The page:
The BRI has set ambitions goals beyond managing production capacity and capital investments. Incorporating the essential cultural component, part and parcel to Asian society with economic cooperation the BRI projects to build people-to-people cooperation between China and the 65+ nations along the historic Silk Road. In establishing a multidimensional approach to achieving win-win collaboration emphasizing academic exchange and broad cultural understanding the BRI’s aims seems pared perfectly to Israel’s scholarly and cultural assets. (pictured below, the Inaugural Forum of Presidents of Israel-China Higher Education Institutions on March 29th, 2016 in Jerusalem)
As recent agreements have illustrated (See additional resources) Israeli universities and government officials have prioritized scholarly cooperation with Chinese institutes to build a more comprehensive and astute perception of China beyond its economic strength. In line with the core goals of the BRI of expanding Cultural exchange, Israel offers an interested and educated audience for Chinese history, culture and arts. Israel is also sees its role in the BRI as a vehicle to convey a more balanced perception of the reality of the Middle East for future thought leaders and policy analysts across the various nations participating.
More and more Israeli authors are finding an interested audience in China. Yoni’s Last Stand, the Story of Entebbe, both authored by Iddo Netanyahu (brother to Israel’s Prime Minister) was well received in China. Amb. Itamar Rabinovitch’s new book on Yitzhak Rabin will be published in Chinese due in no small part in growing Chinese interest into the modern history of Israel. Additionally, the newly published book by Yaakov Katz & Amir Bohbot titled: The Weapon’s Wizards: How Israel became a High-Tech Military Superpower, would surely be a welcome addition to Chinese libraries across the country the country.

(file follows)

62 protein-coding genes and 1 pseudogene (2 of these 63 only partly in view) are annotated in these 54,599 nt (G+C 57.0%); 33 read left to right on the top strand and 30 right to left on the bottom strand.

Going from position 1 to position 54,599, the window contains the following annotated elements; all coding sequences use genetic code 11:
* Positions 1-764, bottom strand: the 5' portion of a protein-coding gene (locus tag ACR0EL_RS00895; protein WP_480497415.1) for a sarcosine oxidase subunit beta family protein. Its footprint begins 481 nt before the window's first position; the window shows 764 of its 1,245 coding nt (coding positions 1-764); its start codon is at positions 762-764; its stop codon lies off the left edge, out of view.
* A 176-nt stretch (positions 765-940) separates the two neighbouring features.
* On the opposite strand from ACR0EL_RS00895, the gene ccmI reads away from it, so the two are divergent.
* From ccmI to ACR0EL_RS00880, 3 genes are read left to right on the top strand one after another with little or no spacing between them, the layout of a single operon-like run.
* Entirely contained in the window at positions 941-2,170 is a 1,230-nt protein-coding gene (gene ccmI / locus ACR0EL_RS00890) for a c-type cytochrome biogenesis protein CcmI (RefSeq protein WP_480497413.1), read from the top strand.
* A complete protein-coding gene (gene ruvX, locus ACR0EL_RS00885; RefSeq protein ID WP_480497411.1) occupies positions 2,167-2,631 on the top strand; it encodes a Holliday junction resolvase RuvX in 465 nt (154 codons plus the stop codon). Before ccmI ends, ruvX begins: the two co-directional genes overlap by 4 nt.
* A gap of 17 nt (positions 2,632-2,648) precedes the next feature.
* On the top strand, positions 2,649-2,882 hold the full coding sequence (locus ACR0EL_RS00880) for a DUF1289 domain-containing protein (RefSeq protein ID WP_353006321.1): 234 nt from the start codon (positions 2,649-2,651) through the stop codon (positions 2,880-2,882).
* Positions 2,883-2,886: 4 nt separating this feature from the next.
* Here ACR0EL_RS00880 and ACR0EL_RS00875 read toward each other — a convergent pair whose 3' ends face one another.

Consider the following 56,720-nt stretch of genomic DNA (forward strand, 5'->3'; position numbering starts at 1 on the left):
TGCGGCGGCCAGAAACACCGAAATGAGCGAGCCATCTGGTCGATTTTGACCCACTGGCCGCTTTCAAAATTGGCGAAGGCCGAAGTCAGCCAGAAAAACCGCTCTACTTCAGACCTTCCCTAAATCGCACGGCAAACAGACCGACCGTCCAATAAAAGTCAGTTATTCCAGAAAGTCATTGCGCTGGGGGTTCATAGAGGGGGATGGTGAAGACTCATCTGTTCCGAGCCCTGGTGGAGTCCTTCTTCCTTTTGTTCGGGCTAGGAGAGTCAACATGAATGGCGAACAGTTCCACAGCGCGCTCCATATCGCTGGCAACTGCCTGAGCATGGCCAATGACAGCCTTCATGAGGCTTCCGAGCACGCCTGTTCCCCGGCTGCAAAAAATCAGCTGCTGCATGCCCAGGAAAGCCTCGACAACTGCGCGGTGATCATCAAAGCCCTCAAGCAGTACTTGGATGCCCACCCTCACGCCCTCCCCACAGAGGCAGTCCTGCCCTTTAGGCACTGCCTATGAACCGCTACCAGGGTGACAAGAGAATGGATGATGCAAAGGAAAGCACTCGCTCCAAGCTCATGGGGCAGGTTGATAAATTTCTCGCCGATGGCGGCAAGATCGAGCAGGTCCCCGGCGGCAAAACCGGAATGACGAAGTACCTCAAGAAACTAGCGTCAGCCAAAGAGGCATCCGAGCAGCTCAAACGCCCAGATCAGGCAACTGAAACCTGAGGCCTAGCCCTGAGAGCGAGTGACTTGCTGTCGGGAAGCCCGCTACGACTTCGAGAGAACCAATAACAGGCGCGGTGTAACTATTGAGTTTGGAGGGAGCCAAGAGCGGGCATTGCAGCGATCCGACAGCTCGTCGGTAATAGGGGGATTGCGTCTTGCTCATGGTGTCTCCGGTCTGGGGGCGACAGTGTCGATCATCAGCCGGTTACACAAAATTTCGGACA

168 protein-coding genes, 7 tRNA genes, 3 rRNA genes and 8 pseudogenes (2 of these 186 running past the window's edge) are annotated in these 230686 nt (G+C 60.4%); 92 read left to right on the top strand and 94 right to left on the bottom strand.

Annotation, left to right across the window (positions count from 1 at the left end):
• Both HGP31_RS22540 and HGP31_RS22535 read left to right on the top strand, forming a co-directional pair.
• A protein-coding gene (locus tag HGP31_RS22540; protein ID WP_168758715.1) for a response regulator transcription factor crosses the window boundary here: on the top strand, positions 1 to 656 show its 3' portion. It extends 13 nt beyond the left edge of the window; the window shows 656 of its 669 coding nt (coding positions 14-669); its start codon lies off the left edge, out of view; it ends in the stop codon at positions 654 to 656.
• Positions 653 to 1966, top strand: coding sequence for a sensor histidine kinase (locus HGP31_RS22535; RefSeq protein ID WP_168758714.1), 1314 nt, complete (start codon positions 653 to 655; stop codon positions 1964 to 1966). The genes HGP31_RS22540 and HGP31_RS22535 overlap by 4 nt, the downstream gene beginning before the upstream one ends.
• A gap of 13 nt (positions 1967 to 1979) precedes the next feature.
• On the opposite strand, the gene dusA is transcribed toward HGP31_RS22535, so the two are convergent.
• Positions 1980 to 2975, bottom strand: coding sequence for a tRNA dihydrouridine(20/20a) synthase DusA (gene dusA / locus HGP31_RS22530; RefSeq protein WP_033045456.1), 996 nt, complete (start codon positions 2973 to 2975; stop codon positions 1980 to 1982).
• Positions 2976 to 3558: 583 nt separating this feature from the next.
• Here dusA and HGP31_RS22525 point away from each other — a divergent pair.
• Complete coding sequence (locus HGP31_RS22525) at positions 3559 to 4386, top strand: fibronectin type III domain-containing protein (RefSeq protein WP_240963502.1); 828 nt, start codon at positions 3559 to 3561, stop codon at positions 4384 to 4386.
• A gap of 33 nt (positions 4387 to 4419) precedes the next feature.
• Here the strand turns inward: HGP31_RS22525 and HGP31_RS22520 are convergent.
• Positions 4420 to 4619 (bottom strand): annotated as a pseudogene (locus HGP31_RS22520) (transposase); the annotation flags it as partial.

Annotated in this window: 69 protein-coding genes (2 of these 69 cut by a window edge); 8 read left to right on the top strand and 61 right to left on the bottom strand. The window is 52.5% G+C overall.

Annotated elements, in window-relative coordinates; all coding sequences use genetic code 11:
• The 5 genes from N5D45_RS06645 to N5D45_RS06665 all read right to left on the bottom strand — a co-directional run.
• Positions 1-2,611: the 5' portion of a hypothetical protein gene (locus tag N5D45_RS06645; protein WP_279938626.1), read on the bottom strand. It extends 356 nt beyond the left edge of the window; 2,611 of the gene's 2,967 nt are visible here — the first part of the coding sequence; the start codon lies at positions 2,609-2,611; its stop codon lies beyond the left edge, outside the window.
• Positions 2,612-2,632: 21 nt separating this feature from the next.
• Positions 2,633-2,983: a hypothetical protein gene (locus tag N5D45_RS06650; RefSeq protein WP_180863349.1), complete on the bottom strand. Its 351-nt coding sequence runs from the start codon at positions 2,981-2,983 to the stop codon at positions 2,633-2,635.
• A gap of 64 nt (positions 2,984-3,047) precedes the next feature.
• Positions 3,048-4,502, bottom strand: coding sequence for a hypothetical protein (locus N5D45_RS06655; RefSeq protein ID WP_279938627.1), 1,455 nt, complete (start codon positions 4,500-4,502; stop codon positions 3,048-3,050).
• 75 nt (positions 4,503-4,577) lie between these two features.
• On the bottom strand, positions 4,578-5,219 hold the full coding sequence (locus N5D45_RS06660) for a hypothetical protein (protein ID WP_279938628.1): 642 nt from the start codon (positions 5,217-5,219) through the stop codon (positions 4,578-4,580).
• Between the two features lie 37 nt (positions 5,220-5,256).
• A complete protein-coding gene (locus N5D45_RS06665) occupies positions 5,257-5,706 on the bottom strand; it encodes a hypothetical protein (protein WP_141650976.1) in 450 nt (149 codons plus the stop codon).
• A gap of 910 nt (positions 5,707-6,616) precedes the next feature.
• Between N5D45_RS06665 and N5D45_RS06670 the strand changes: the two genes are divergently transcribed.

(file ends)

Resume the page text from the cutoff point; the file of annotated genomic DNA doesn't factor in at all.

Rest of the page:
Such exchange will surely be enhanced by the BRI, offering the opportunity for Israel to generate a more honest understanding of its people and society while strengthening ties to the PRC through art, music, dance, literature and culture.
Israel’s Strategic value to the BRI
Within the larger framework of the BRI, Israel increasingly appears to be a viable partner in building regional stability through its technological expertise, battle tested security understanding and increasing political relations across the developing world. Through a more comprehensive interchange with Chinese investors, Israeli innovation has taken route in Chinese markets to the betterment of supplier and consumer. While cultivating a dynamic where Israel can act as a technological support structure for massive infrastructure, agriculture and data system management for broader Chinese investment, Jerusalem has also made significant efforts to expand academic, scientific and diplomatic exchange with the Middle Kingdom.
Comprehensive partnerships do not happen overnight. The status needed to reach this level of significant diplomatic and economic agreement requires far-reaching cultural understanding and academic exchange with the ultimate goal of enabling high level diplomatic interactions and economic synergy. For Israel and China, the comprehensive innovation partnership has materialized in form of dozens of Memorandums of Understanding (MoU) between the top Israeli and Chinese universities, as well as the formation of the Israel-China Task force to promote government level exchange. Coinciding with Israel’s own ‘Opening Up’ to the broader Arab world, the expansion of Sino-Israel relations has enabled fruitful cooperation beyond Israel’s tech expertise.
2016, the year leading up to the establishment of the Comprehensive Innovation Partnership, saw high level political visits by Minister Yisrael Katz in China as well as Chinese Vice Premier Liu Yandong visit to Israel. Highlighting the growing “public and diplomatic exchange between Beijing and Jerusalem, an Israeli parliamentary delegation arrived in China on April 10, 2016 on a five-day official visit. The delegation was headed by Knesset speaker Yuli Edelstein and included Knesset Members; Eli Alalof, Michal Rozin and Yaakov Peri.